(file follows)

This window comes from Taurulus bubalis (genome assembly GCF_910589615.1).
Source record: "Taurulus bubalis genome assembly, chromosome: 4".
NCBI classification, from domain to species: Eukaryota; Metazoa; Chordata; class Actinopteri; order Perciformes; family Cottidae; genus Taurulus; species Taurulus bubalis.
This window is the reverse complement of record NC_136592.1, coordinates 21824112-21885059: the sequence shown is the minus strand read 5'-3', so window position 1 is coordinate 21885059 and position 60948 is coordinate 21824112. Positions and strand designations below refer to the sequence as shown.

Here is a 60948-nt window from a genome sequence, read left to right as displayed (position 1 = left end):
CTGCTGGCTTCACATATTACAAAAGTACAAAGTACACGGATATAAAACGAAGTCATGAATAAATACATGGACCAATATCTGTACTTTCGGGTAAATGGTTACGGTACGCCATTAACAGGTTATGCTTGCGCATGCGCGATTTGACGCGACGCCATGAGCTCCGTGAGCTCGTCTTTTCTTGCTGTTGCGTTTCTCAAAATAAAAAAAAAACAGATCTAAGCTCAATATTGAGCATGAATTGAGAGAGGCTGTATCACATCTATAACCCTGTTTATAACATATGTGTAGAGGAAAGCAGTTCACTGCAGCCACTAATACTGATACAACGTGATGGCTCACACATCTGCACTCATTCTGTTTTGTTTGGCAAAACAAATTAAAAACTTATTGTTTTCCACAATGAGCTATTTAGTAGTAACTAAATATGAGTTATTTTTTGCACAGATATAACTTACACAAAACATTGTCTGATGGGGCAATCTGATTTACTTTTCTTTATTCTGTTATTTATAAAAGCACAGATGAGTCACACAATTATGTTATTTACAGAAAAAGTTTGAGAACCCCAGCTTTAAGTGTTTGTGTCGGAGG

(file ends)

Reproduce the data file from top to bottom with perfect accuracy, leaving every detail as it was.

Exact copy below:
This window comes from Taurulus bubalis (genome assembly GCF_910589615.1).
Source record: "Taurulus bubalis genome assembly, chromosome: 4".
NCBI classification, from domain to species: Eukaryota; Metazoa; Chordata; class Actinopteri; order Perciformes; family Cottidae; genus Taurulus; species Taurulus bubalis.
This window is the reverse complement of record NC_136592.1, coordinates 21824112-21885059: the sequence shown is the minus strand read 5'-3', so window position 1 is coordinate 21885059 and position 60948 is coordinate 21824112. Positions and strand designations below refer to the sequence as shown.

Here is a 60948-nt window from a genome sequence, read left to right as displayed (position 1 = left end):
CTGCTGGCTTCACATATTACAAAAGTACAAAGTACACGGATATAAAACGAAGTCATGAATAAATACATGGACCAATATCTGTACTTTCGGGTAAATGGTTACGGTACGCCATTAACAGGTTATGCTTGCGCATGCGCGATTTGACGCGACGCCATGAGCTCCGTGAGCTCGTCTTTTCTTGCTGTTGCGTTTCTCAAAATAAAAAAAAAACAGATCTAAGCTCAATATTGAGCATGAATTGAGAGAGGCTGTATCACATCTATAACCCTGTTTATAACATATGTGTAGAGGAAAGCAGTTCACTGCAGCCACTAATACTGATACAACGTGATGGCTCACACATCTGCACTCATTCTGTTTTGTTTGGCAAAACAAATTAAAAACTTATTGTTTTCCACAATGAGCTATTTAGTAGTAACTAAATATGAGTTATTTTTTGCACAGATATAACTTACACAAAACATTGTCTGATGGGGCAATCTGATTTACTTTTCTTTATTCTGTTATTTATAAAAGCACAGATGAGTCACACAATTATGTTATTTACAGAAAAAGTTTGAGAACCCCAGCTTTAAGTGTTTGTGTCGGAGG